Covering Donald Trump’s trip to the United Kingdom, New York Times U.K. correspondent Benjamin Mueller unloaded hostile mockery of President Trump worthy of the left-wing British press in “Unloved in Britain but Still Willing to Play Kingmaker,” in Thursday’s edition.
In case you didn't catch from the headline that Trump isn't beloved in Brtain, don't worry, Mueller mentions it again in every other sentence of his story (click “expand”):
It looked for all the world like a boardroom scene from “The Apprentice,” with President Trump appraising the candidates to succeed Prime Minister Theresa May, even as she stood by his side at a news conference on Tuesday.
Boris Johnson? “I’ve liked him for a long time.”
Jeremy Hunt? “I know Jeremy, I think he’d do a very good job.”
Michael Gove? The president, at a loss, playfully turned to Mr. Hunt in the front row: “Would he do a good job, Jeremy? Tell me.”
And then, as if slipping off-camera to interview the contenders, Mr. Trump sought a series of meetings with some of those same lawmakers, holding out his endorsement for whoever would remake the Conservative Party in his blustering, bare-knuckled image.
Mr. Trump, unloved in Britain even before he toyed with intruding on its public health system, would seem to make an unlikely kingmaker in the race to become Britain’s next prime minister.
But some top contenders have nevertheless rushed this week to woo the president and embrace his brand of bellicose politics, swatting aside the inflatable Trump baby balloon and the thousands of angry placards that greeted his state visit. They cheered his insults of London’s mayor, snatched precious one-on-one meeting time and battled to claim the mantle of Mr. Trump’s pugilistic stance in trade negotiations.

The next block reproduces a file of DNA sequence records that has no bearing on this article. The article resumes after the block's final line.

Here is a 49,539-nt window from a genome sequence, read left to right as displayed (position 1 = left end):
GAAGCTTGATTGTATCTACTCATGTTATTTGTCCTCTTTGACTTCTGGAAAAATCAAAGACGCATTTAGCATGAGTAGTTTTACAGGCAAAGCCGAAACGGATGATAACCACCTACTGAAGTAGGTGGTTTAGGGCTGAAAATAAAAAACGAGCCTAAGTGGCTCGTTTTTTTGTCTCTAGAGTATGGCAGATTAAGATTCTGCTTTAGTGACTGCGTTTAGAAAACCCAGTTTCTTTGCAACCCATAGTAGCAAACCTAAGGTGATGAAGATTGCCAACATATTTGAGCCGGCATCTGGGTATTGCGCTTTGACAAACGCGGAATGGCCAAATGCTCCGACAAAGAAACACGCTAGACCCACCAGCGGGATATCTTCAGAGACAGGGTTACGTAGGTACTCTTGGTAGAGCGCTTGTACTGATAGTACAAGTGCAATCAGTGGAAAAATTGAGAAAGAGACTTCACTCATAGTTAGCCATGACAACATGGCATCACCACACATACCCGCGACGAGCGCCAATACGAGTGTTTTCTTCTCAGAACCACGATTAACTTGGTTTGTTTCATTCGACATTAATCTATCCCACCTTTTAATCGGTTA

Playing to tiny audiences of fellow Conservatives who will choose the party’s next leader -- and the eventual prime minister -- some leading candidates have seemed to relish casting themselves in the image of an American president whose approval ratings are dismal across Britain as a whole.
But some analysts were struck this week by just how obsequious some of the leadership contenders’ appeals to Mr. Trump had become. Enthusiasm for the president, once confined to the party’s rightmost wing, seemed to travel to the mainstream as lawmakers vied for the votes of some 160,000 party members who tend to be stridently anti-Europe.
Mueller couldn’t stop reminding us that everyone in Great Britain absolutely hates Trump:
Mr. Johnson, who Mr. Trump has said for months would make a good prime minister, has rocketed to the front of the race by pitching himself as the sort of charismatic populist who could hold together a new Tory electorate. He spoke to Mr. Trump by phone for 20 minutes, rather than risk further alienating the majority of Britons who loathe the president with a face-to-face meeting.
If he and other contenders were cautious about flaunting their access to the American president, it was possibly because two-thirds of Britons dislike Mr. Trump, according to polling by YouGov, while around a fifth have a positive opinion of him.
So to The Times, Trump not only endangers his own country, he may hurt Britain as well:
Some analysts fear that if the next prime minister mimics Mr. Trump’s aggressive approach to trade, Britain, having already isolated itself from the European Union, will also set itself on a collision course with China.
Perhaps betraying a liberal sensibility, Mueller had a strange way of descrbing the “Brexit” majority vote to leave the European Union. “Obligations to the European Union?” Here was more from Mueller:
The Conservatives are ever mindful of the challenge posed by Mr. Farage, perhaps Mr. Trump’s closest friend in British politics, whose upstart pro-Brexit party resoundingly defeated the Tories in European Parliament elections last month. And in Mr. Trump, members of the Conservative Party have found someone unafraid to talk tough about breaking Britain’s obligations to the European Union and setting off on their own.